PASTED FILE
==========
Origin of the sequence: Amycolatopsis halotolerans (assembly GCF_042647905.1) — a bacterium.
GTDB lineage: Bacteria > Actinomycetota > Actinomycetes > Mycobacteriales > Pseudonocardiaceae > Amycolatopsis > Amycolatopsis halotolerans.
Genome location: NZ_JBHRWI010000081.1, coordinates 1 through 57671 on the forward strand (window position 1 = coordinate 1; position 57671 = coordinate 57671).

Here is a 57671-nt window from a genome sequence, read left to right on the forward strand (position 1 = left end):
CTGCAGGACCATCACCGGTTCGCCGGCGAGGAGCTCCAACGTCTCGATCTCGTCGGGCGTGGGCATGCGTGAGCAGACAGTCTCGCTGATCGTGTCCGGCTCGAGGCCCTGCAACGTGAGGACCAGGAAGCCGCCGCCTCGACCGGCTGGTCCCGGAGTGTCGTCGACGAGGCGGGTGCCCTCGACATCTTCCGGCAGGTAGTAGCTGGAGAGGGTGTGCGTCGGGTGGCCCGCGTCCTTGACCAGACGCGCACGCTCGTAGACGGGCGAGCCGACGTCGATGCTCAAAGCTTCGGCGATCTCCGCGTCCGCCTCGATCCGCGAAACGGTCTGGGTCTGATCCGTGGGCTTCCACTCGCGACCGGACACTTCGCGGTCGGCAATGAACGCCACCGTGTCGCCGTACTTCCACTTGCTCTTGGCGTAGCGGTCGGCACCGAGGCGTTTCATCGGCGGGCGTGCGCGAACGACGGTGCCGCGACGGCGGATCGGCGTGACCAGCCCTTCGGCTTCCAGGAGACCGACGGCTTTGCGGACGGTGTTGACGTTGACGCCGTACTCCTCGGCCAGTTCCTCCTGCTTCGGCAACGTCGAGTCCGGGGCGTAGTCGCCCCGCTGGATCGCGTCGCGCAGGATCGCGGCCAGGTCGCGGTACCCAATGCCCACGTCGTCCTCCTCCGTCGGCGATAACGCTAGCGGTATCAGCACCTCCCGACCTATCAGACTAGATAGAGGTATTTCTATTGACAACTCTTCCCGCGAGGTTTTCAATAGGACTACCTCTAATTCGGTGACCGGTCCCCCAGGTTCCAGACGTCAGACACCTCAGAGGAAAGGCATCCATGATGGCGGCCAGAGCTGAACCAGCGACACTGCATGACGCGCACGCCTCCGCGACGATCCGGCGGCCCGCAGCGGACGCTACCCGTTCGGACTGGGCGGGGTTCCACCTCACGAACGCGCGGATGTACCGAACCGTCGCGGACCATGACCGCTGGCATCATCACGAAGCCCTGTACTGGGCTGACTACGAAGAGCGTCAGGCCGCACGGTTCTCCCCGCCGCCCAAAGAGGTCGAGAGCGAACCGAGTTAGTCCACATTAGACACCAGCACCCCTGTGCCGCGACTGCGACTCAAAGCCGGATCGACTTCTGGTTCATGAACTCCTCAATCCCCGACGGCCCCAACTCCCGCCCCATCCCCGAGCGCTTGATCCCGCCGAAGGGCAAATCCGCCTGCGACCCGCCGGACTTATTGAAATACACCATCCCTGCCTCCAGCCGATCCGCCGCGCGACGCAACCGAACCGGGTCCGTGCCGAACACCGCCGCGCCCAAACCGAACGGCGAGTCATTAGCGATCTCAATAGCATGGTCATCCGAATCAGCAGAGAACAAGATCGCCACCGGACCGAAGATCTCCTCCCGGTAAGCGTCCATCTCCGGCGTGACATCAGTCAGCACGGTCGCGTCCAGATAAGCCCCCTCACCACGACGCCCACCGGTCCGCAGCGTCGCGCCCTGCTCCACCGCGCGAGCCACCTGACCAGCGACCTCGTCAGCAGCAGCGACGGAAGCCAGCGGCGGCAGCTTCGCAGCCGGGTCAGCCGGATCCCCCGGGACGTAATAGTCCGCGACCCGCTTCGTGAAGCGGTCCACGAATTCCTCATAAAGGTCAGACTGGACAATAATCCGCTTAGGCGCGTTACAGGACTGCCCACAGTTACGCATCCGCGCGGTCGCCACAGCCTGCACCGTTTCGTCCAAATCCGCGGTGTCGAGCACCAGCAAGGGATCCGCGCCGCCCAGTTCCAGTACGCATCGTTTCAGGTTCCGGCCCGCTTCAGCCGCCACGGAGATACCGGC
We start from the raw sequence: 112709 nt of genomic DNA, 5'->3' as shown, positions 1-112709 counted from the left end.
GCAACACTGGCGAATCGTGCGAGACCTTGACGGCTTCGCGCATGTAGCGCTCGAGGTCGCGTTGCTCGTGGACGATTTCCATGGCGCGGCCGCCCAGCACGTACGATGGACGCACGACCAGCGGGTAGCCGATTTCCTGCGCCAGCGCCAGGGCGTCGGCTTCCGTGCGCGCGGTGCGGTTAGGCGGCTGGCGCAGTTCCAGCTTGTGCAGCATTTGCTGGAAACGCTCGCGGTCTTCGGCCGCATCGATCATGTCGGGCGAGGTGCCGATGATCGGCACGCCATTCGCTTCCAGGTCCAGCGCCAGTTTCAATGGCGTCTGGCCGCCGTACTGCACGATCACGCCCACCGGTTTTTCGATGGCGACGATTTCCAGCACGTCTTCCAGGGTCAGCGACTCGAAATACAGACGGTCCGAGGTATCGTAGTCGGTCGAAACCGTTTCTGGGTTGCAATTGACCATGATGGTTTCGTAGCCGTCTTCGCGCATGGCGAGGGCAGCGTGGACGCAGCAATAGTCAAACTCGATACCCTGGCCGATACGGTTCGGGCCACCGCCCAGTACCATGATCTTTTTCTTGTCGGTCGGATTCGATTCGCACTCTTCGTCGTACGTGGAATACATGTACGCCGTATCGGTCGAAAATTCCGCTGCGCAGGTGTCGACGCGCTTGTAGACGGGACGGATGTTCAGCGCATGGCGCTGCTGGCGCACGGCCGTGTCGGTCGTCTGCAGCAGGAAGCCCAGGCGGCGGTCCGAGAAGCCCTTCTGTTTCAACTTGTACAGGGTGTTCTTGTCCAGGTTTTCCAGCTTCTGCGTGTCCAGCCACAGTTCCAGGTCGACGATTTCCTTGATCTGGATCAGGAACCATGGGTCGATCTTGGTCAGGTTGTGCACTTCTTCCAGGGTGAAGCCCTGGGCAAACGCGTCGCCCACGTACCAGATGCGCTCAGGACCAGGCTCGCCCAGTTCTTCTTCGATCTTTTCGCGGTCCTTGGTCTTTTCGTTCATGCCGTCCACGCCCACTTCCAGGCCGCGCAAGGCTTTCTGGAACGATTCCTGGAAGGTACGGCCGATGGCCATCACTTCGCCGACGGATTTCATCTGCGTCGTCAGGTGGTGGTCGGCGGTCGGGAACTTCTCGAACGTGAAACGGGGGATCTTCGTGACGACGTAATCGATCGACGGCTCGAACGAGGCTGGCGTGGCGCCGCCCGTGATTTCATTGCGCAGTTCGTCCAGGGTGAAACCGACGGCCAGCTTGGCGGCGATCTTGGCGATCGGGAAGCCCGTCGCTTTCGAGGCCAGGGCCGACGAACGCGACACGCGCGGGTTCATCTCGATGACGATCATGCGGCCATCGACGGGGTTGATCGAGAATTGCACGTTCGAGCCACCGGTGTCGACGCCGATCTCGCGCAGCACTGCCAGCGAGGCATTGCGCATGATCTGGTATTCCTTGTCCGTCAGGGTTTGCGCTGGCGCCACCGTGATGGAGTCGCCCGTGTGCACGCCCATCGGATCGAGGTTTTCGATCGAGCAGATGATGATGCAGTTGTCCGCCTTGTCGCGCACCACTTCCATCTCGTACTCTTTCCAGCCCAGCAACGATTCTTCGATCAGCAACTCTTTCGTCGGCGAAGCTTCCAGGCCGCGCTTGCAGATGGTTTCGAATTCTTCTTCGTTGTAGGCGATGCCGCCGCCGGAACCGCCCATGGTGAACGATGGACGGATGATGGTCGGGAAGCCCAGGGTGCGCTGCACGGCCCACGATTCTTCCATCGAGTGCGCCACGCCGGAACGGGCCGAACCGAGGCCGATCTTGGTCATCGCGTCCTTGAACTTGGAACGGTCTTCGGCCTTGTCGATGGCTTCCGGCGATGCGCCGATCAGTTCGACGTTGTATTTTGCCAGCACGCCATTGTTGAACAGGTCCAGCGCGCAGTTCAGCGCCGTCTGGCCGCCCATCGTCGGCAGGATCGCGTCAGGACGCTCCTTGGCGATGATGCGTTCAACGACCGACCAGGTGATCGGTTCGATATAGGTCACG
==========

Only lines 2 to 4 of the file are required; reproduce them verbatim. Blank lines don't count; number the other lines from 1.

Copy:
GTDB lineage: Bacteria > Actinomycetota > Actinomycetes > Mycobacteriales > Pseudonocardiaceae > Amycolatopsis > Amycolatopsis halotolerans.
Genome location: NZ_JBHRWI010000081.1, coordinates 1 through 57671 on the forward strand (window position 1 = coordinate 1; position 57671 = coordinate 57671).

Here is a 57671-nt window from a genome sequence, read left to right on the forward strand (position 1 = left end):